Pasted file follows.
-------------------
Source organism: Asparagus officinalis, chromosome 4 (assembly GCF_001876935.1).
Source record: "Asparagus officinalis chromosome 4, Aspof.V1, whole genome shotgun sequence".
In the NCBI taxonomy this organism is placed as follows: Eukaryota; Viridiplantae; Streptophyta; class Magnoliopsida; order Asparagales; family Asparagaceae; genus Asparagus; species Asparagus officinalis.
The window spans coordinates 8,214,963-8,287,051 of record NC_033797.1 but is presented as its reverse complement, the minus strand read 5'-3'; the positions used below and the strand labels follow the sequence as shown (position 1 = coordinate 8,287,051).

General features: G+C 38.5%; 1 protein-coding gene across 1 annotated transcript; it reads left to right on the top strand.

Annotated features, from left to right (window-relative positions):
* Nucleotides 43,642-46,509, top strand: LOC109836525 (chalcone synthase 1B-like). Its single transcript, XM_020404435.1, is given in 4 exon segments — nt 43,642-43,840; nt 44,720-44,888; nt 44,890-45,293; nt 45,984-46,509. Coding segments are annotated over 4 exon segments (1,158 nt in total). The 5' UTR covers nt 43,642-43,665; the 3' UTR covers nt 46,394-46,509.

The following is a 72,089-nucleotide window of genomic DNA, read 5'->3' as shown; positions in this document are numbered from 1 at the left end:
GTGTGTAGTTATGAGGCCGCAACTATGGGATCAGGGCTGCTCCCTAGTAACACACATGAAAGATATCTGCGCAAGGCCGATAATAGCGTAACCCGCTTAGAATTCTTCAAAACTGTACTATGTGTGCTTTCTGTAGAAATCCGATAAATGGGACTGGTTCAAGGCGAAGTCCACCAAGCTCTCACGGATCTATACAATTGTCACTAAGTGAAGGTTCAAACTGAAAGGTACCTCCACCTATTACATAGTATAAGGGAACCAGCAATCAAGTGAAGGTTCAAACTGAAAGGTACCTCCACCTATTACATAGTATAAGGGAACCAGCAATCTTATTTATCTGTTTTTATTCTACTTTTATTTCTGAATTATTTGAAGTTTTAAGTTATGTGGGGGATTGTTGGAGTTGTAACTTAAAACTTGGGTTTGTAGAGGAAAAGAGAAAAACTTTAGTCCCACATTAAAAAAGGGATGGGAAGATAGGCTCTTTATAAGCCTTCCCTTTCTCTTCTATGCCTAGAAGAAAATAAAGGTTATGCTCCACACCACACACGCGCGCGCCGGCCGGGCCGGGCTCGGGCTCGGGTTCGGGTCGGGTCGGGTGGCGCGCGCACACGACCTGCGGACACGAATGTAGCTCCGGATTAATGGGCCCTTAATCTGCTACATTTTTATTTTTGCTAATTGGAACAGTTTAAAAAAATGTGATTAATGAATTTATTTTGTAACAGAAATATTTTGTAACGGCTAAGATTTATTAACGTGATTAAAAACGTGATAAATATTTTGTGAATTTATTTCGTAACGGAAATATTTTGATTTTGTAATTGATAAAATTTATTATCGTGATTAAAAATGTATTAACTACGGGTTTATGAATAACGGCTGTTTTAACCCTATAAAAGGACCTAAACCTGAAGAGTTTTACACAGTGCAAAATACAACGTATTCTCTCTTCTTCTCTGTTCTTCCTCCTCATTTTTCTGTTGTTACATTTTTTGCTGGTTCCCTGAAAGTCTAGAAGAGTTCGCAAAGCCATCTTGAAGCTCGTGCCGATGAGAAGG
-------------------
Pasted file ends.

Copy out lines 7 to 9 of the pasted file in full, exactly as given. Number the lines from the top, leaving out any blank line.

* Nucleotides 43,642-46,509, top strand: LOC109836525 (chalcone synthase 1B-like). Its single transcript, XM_020404435.1, is given in 4 exon segments — nt 43,642-43,840; nt 44,720-44,888; nt 44,890-45,293; nt 45,984-46,509. Coding segments are annotated over 4 exon segments (1,158 nt in total). The 5' UTR covers nt 43,642-43,665; the 3' UTR covers nt 46,394-46,509.

The following is a 72,089-nucleotide window of genomic DNA, read 5'->3' as shown; positions in this document are numbered from 1 at the left end:
GTGTGTAGTTATGAGGCCGCAACTATGGGATCAGGGCTGCTCCCTAGTAACACACATGAAAGATATCTGCGCAAGGCCGATAATAGCGTAACCCGCTTAGAATTCTTCAAAACTGTACTATGTGTGCTTTCTGTAGAAATCCGATAAATGGGACTGGTTCAAGGCGAAGTCCACCAAGCTCTCACGGATCTATACAATTGTCACTAAGTGAAGGTTCAAACTGAAAGGTACCTCCACCTATTACATAGTATAAGGGAACCAGCAATCAAGTGAAGGTTCAAACTGAAAGGTACCTCCACCTATTACATAGTATAAGGGAACCAGCAATCTTATTTATCTGTTTTTATTCTACTTTTATTTCTGAATTATTTGAAGTTTTAAGTTATGTGGGGGATTGTTGGAGTTGTAACTTAAAACTTGGGTTTGTAGAGGAAAAGAGAAAAACTTTAGTCCCACATTAAAAAAGGGATGGGAAGATAGGCTCTTTATAAGCCTTCCCTTTCTCTTCTATGCCTAGAAGAAAATAAAGGTTATGCTCCACACCACACACGCGCGCGCCGGCCGGGCCGGGCTCGGGCTCGGGTTCGGGTCGGGTCGGGTGGCGCGCGCACACGACCTGCGGACACGAATGTAGCTCCGGATTAATGGGCCCTTAATCTGCTACATTTTTATTTTTGCTAATTGGAACAGTTTAAAAAAATGTGATTAATGAATTTATTTTGTAACAGAAATATTTTGTAACGGCTAAGATTTATTAACGTGATTAAAAACGTGATAAATATTTTGTGAATTTATTTCGTAACGGAAATATTTTGATTTTGTAATTGATAAAATTTATTATCGTGATTAAAAATGTATTAACTACGGGTTTATGAATAACGGCTGTTTTAACCCTATAAAAGGACCTAAACCTGAAGAGTTTTACACAGTGCAAAATACAACGTATTCTCTCTTCTTCTCTGTTCTTCCTCCTCATTTTTCTGTTGTTACATTTTTTGCTGGTTCCCTGAAAGTCTAGAAGAGTTCGCAAAGCCATCTTGAAGCTCGTGCCGATGAGAAGG